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dc.contributor.authorTemple, Jeff R.
dc.contributor.authorShorey, Ryan C.
dc.contributor.authorFite, Paula J.
dc.contributor.authorStuart, Gregory L.
dc.contributor.authorLe, Vi Donna
dc.identifier.citationTemple, J. R., Shorey, R. C., Fite, P., Stuart, G., & Le, V. D. (2013). Substance Use as a Longitudinal Predictor of the Perpetration of Teen Dating Violence. Journal of Youth and Adolescence, 42(4), 596–606.
dc.descriptionThe final publication is available at Springer via
dc.description.abstractThe prevention of teen dating violence is a major public health priority. However, the dearth of longitudinal studies makes it difficult to develop programs that effectively target salient risk factors. Using a school-based sample of ethnically diverse adolescents, this longitudinal study examined whether substance use (alcohol, marijuana, and hard drugs) and exposure to parental violence predicted the perpetration of physical dating violence over time. 1,042 9th and 10th grade high schools students were recruited and assessed in the spring of 2010, and 93% of the original sample completed the 1-year follow-up in the spring of 2011. Participants who had begun dating at the initial assessment and who self-identified as African American (n = 263; 32%), Caucasian (n = 272; 33%), or Hispanic (n = 293; 35%) were included in the current analyses (n = 828; 55% female). Slightly more than half of the adolescents who perpetrated dating violence at baseline reported past year dating violence at follow-up, relative to only 11% of adolescents who did not report perpetrating dating violence at baseline. Structural equation modeling revealed that the use of alcohol and hard drugs at baseline predicted the future perpetration of physical dating violence, even after accounting for the effects of baseline dating violence and exposure to interparental violence. Despite differences in the prevalence of key variables between males and females, the longitudinal associations did not vary by gender. With respect to race, exposure to mother-to-father violence predicted the perpetration of dating violence among Caucasian adolescents. Findings from the current study indicate that targeting substance use, and potentially youth from violent households, may be viable approaches to preventing the perpetration of teen dating violence.en_US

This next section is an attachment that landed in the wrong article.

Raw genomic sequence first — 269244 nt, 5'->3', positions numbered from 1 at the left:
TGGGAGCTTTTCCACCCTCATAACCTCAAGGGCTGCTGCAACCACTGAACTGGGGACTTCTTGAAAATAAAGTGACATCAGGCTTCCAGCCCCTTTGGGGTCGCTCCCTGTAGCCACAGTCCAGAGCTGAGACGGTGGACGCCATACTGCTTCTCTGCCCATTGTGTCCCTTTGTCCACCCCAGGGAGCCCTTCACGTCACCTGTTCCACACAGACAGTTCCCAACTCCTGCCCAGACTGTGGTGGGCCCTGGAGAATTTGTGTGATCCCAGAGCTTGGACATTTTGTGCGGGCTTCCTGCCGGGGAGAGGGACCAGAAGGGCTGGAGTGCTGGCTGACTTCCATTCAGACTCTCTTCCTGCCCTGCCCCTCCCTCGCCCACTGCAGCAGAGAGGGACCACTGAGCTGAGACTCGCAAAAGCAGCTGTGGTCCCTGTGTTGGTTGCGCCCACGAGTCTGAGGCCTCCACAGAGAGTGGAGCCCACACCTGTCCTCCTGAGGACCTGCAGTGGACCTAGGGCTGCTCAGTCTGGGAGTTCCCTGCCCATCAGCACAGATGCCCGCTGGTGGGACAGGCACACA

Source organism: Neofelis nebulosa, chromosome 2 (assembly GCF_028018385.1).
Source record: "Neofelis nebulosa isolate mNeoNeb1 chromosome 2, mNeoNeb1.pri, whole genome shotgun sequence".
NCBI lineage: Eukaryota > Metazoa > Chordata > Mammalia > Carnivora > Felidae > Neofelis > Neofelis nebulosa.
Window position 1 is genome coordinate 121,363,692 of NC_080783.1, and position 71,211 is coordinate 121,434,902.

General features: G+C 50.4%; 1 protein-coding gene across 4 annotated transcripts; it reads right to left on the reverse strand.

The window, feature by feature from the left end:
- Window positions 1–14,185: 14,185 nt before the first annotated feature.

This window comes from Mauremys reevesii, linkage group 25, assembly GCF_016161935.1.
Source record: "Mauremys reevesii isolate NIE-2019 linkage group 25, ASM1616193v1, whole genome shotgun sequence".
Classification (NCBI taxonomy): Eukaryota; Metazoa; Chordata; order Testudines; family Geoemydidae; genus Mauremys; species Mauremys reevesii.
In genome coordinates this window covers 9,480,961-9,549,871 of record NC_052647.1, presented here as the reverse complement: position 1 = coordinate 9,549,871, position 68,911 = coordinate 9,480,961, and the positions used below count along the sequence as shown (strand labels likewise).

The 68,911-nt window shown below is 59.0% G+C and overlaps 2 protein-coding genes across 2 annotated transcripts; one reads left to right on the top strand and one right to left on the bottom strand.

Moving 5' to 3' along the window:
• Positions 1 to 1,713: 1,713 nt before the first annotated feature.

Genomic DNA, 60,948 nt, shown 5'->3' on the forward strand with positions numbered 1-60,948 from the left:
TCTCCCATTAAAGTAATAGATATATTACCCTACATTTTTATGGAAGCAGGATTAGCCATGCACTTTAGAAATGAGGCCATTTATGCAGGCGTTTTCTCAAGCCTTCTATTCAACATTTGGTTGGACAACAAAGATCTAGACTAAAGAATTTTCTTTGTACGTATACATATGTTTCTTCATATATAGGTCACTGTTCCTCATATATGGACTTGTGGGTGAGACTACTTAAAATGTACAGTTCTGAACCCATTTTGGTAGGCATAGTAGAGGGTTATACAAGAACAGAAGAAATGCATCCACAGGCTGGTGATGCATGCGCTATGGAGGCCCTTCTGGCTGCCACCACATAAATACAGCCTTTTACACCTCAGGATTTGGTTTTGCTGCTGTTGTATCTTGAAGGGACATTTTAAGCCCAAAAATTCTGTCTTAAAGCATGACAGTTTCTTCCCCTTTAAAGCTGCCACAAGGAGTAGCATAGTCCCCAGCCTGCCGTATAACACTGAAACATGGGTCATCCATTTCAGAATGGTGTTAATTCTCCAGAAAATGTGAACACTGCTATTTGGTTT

dc.publisherSpringer Verlagen_US
dc.rights© Springer Science+Business Media New York 2012en_US
dc.subjectTeen dating violenceen_US
dc.subjectSubstance useen_US
dc.titleSubstance Use as a Longitudinal Predictor of the Perpetration of Teen Dating Violenceen_US
kusw.kuauthorFite, Paula J.
kusw.kudepartmentApplied Behavioral Scienceen_US
kusw.oanotesPer SHERPA/RoMEO 6/20/2017: Author's Pre-print: green tick author can archive pre-print (ie pre-refereeing) Author's Post-print: green tick author can archive post-print (ie final draft post-refereeing) Publisher's Version/PDF: cross author cannot archive publisher's version/PDF General Conditions:

Author's pre-print on pre-print servers such as Author's post-print on author's personal website immediately Author's post-print on any open access repository after 12 months after publication Publisher's version/PDF cannot be used Published source must be acknowledged Must link to publisher version Set phrase to accompany link to published version (see policy) Articles in some journals can be made Open Access on payment of additional charge
kusw.oaversionScholarly/refereed, author accepted manuscripten_US
kusw.oapolicyThis item meets KU Open Access policy criteria.en_US

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